CONTEMPORARY

CONTEMPORARY

“L’IMPRESSIONNISME EST LE JOURNAL DE L’ÂME.”

The title of this piece is a quote from artist Henri Matisse, which means “Impressionism is the newspaper of the soul.” In the same way that newspapers report events from a political standpoint, impressionists do it from a personal one.

Impressionism is a 19th Century artistic movement that was born and bred in the French capital city, Paris. The term “Impressionist” was coined by reporter Louis Leroy, after an exhibition containing Claude Monet’s “Impression, Sunrise.” For Leroy, the work lacked substance and depth, giving away only an “Impression” of the intended subject matter. It is interesting to think that something that was meant as an insult was transformed as a means of identifying one of the most famous and influential movements in art history, and my personal favourite.

The middle of the 19th century was a time of much change and unrest in France. With constant shifts in power, the most dominant and consistent force of power was the Académie des Beaux-Arts. This was an esteemed artistic institution that dictated the rules contemporary artists were expected to follow. The standards set were often consistent with traditional French painting, with predominantly historical and religious subjects

Édouard Manet, A Bar at the Folies-Bergère, 1882

Édouard Manet, A Bar at the Folies-Bergère, 1882

that were expected to be highly stylised and idealised. As well as enforcing said rules, the Académie held an annual art show, the Salon de Paris, in which artists could exhibit their work and win prizes, commissions and ultimately fame and prestige.

 

The Impressionists, on the other hand, cared less about the notoriety of being a conventionally established artist but focused instead on creating works motivated by personal feelings and experiences. One of their main influences was poet Charles Baudelaire, who in his work “The Painter of Modern Life” encouraged modern artists to create works with more realistic and personal subjects. As a result, they were more inclined to paint landscapes and contemporary life rather than follow in line with their contemporaries at the Académie.

Due to the modernisation and expansion of Paris, brought about by Emperor Napoleon III and carried out by architect Georges-Eugène Haussmann, there was increasing poverty, illness, and general unease amongst its modern citizens. The city was growing in size and wealth, and its entertainment industry blooming, and while the bourgeois were profiting from these improvements, those who were less educated and well off did not reap such benefits. Also, the growing size of the city emphasised the disconnect between its citizens and heightened the rising feeling of depression and isolation. Parisians would often take advantage of lavish clubs, inexpensive prostitutes and an obscene amount of absinthe to mask their sadness.

With this in mind, it is no surprise that the Impressionists felt contemporary life would make a much more interesting subject matter than historical or religious works. With an abundance of material in their everyday lives, it would be illogical not to take inspiration from it.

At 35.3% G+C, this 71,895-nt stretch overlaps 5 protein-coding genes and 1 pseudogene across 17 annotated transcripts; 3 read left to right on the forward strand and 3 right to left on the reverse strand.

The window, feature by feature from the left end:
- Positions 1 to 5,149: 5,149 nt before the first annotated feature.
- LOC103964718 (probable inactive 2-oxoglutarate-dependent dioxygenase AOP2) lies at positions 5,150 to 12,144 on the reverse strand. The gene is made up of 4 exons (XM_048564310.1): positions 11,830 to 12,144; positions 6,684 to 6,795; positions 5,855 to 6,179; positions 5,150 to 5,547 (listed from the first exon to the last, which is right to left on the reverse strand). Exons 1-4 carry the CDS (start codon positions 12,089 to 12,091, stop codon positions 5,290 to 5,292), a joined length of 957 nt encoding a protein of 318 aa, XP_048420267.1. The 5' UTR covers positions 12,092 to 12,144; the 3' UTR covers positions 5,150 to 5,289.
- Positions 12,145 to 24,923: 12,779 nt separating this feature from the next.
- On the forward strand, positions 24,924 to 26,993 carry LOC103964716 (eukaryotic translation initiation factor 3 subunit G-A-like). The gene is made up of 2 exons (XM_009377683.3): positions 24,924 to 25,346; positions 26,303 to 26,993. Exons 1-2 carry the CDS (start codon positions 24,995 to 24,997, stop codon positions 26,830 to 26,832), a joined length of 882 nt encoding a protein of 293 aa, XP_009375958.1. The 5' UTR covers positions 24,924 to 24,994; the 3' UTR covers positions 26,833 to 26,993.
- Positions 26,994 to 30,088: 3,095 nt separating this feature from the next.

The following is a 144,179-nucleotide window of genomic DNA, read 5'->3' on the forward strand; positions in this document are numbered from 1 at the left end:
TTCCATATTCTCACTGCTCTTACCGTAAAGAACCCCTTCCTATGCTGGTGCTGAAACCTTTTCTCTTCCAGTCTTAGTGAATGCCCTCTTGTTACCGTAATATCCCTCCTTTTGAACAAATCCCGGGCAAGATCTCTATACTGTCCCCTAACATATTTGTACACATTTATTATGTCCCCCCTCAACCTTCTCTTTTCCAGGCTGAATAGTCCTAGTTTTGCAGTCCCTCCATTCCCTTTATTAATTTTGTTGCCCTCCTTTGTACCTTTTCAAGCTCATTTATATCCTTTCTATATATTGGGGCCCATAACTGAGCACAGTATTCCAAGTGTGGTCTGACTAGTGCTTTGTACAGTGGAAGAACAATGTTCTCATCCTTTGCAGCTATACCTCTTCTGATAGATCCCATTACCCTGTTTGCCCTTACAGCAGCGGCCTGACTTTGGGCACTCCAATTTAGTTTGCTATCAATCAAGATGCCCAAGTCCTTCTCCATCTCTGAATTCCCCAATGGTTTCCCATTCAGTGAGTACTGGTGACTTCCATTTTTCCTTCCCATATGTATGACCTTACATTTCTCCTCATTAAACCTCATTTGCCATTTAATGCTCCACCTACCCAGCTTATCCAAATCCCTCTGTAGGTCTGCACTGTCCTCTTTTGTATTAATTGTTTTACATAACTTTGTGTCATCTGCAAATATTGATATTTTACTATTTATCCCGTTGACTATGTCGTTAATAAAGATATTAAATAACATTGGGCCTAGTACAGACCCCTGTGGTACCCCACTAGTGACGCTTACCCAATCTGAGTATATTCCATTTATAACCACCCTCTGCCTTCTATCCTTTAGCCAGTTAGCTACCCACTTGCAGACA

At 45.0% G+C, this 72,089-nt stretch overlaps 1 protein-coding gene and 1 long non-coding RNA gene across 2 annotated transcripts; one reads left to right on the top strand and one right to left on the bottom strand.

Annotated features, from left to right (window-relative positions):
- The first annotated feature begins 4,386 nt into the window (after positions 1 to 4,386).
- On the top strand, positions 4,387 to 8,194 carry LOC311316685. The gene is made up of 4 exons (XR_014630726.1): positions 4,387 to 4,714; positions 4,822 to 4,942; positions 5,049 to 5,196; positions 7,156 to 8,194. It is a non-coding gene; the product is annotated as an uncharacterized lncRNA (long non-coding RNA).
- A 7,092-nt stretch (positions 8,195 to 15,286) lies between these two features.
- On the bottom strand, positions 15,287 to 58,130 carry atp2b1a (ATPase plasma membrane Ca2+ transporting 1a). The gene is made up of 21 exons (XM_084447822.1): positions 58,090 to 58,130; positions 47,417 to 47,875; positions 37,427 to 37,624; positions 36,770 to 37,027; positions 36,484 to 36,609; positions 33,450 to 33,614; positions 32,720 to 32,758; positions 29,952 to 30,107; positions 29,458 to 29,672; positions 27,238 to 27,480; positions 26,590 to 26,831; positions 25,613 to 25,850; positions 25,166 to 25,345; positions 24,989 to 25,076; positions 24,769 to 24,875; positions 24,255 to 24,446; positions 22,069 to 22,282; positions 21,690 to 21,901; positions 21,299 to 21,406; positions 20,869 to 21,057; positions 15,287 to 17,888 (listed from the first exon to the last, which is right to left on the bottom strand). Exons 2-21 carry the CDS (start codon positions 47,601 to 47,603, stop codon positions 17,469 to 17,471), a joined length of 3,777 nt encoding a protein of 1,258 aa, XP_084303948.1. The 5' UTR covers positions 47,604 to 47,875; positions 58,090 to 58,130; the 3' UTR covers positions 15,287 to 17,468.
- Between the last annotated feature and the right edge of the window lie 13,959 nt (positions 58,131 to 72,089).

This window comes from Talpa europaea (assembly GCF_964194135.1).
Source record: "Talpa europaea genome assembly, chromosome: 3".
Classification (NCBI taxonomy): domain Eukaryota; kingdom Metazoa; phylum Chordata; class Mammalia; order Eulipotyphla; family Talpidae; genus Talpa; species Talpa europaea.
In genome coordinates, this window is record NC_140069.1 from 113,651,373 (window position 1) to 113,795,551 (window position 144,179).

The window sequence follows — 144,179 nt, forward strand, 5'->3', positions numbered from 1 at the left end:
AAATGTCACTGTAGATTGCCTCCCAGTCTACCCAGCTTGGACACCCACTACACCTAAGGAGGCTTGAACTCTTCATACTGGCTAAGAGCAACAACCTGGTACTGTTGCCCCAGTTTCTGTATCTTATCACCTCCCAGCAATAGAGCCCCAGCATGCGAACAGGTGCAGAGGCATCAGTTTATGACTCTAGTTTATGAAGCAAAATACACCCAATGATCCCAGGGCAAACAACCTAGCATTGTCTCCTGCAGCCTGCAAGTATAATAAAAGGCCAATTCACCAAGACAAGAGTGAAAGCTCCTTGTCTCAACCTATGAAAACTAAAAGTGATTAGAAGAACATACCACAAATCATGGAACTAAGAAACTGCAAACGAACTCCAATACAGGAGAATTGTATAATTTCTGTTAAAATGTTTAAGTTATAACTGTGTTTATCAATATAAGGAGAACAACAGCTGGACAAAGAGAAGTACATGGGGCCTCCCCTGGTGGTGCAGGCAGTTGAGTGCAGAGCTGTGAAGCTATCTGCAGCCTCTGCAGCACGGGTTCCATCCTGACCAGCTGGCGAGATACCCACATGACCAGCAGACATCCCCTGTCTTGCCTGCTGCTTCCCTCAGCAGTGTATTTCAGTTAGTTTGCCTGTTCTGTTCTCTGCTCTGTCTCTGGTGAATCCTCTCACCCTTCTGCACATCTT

Edgar Degas, L’Absinthe, 1875-76

Edgar Degas, L’Absinthe, 1875-76

Baudelaire also encouraged artists to act as “flâneurs” painting works “en plein air.” They would wander the city streets, with painting materials in hand, ready to capture any moment that inspired them.

Due to the lack of French paintings depicting contemporary subject matter, the Impressionists took inspiration from photography and, somewhat surprisingly, Japanese woodblock prints. The composition of these Japanese works was the primary influence for the Impressionists as they highlighted space and enlarged landscapes. The Impressionist style was characterised by loose brushwork, with the paint being applied impasto (the paint was layered on very thick, creating the illusion of depth).

In hindsight, the Impressionist influence on modern art is undeniable, with artists like Monet, Manet, Degas and Cezanne becoming some of the more revered and celebrated names in the art world. However, like with most artists, this fame was posthumous, and the majority of these painters were unable to reap the rewards of their talent while they were alive. They were rejected continuously from the Salon de Paris. However, it got to the point where there was enough independent work that needed to be exhibited, and the Salon des Refusés was created. Here, some of the most famous impressionist paintings were displayed, and at some point, it even garnered more attention than the traditional Salon de Paris.

The reason for my love of Impressionists is their confidence, independence and creative rebellion. This was a group of artists who were in the midst of one of the most unstable periods in French history and were not confined by societal norms and expectations and were more inclined to create works that they were passionate about. They possessed

Édouard Manet, Olympia, 1863

Édouard Manet, Olympia, 1863

immense talent in accurately portraying the contemporary climate and established a precedent for using art as a means of social commentary, something very few artists before them had done.

CONTEMPORARY

DONNA PRUDENTE, DONNA ECCELLENTE: THE REPRESENTATION OF THE FEMALE FORM IN ITALIAN RENAISSANCE ART.

Donna prudente, donna eccellente” an Italian folk saying which translates as “A prudent woman is a good woman.”, and one of many quotes originating in the Renaissance that encapsulates the obsession with depictions of women that is emblematic of the era.